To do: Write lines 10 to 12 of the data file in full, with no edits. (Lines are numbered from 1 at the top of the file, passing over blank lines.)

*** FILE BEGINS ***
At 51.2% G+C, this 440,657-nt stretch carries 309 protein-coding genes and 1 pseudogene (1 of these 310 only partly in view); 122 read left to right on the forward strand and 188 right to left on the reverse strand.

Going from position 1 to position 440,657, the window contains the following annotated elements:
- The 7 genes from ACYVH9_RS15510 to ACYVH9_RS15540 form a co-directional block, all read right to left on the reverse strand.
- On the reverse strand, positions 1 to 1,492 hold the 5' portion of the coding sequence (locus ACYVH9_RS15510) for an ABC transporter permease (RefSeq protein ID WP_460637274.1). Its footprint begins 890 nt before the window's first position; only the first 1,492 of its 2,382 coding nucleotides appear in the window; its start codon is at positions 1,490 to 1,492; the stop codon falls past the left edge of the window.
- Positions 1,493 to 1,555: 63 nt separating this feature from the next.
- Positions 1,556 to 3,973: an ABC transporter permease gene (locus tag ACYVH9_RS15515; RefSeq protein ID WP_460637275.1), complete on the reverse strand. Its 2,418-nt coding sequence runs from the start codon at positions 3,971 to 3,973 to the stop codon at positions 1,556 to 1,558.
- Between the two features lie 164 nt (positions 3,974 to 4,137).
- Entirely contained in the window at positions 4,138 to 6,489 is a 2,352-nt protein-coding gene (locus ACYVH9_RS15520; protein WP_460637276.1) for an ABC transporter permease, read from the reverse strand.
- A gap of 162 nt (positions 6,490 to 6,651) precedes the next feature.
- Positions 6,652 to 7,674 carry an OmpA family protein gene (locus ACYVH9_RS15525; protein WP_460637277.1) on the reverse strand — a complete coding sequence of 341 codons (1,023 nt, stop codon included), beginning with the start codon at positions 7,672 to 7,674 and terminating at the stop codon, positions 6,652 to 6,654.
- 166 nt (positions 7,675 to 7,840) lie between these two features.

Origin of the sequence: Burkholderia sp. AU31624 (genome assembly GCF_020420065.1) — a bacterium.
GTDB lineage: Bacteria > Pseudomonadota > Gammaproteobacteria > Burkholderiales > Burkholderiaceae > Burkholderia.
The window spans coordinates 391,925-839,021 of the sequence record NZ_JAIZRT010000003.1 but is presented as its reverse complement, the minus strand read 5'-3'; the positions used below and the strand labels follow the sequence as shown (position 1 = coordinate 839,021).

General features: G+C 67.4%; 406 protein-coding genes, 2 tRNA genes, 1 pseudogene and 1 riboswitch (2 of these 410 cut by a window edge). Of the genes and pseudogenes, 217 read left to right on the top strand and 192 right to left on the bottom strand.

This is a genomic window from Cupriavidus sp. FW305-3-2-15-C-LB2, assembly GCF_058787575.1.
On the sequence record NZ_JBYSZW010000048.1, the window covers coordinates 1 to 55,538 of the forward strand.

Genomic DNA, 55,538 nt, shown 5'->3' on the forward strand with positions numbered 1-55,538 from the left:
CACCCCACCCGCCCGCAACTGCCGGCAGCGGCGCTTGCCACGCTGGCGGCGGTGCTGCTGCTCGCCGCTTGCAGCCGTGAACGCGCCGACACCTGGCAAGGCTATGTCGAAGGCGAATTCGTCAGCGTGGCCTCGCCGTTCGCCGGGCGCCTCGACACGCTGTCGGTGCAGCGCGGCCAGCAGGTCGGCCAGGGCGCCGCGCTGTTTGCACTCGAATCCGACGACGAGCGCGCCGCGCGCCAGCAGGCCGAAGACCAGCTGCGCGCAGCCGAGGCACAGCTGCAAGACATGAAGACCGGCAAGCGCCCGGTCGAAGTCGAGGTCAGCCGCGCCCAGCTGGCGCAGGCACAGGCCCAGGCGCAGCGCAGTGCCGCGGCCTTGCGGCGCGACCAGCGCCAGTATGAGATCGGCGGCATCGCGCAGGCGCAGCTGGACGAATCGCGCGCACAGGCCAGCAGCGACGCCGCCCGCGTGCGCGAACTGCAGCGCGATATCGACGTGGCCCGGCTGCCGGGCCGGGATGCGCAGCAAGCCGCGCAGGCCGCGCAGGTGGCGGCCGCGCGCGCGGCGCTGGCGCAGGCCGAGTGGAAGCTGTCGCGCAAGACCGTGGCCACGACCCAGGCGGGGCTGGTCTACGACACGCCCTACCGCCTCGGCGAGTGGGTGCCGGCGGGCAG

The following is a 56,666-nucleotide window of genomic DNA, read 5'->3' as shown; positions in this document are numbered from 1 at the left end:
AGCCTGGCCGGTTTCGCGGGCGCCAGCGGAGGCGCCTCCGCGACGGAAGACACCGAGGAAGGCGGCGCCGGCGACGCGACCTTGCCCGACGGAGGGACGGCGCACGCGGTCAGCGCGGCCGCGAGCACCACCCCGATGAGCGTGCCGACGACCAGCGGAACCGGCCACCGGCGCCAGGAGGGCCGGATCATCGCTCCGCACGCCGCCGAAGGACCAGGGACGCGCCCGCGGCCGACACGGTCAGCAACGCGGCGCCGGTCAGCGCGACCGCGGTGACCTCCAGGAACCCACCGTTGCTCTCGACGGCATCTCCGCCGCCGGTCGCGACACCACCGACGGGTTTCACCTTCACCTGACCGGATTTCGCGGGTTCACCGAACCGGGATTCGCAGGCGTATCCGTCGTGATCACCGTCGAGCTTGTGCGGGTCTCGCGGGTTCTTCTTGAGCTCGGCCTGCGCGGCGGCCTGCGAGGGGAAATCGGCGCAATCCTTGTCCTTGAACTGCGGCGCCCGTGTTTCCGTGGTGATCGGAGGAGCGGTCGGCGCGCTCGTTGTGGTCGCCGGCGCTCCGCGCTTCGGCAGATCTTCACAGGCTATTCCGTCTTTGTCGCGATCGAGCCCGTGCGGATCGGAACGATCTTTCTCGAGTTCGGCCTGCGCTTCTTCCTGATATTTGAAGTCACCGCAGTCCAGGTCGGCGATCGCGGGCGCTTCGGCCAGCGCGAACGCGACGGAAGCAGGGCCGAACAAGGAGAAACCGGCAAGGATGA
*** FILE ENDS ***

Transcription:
- Positions 6,652 to 7,674 carry an OmpA family protein gene (locus ACYVH9_RS15525; protein WP_460637277.1) on the reverse strand — a complete coding sequence of 341 codons (1,023 nt, stop codon included), beginning with the start codon at positions 7,672 to 7,674 and terminating at the stop codon, positions 6,652 to 6,654.
- 166 nt (positions 7,675 to 7,840) lie between these two features.

Origin of the sequence: Burkholderia sp. AU31624 (genome assembly GCF_020420065.1) — a bacterium.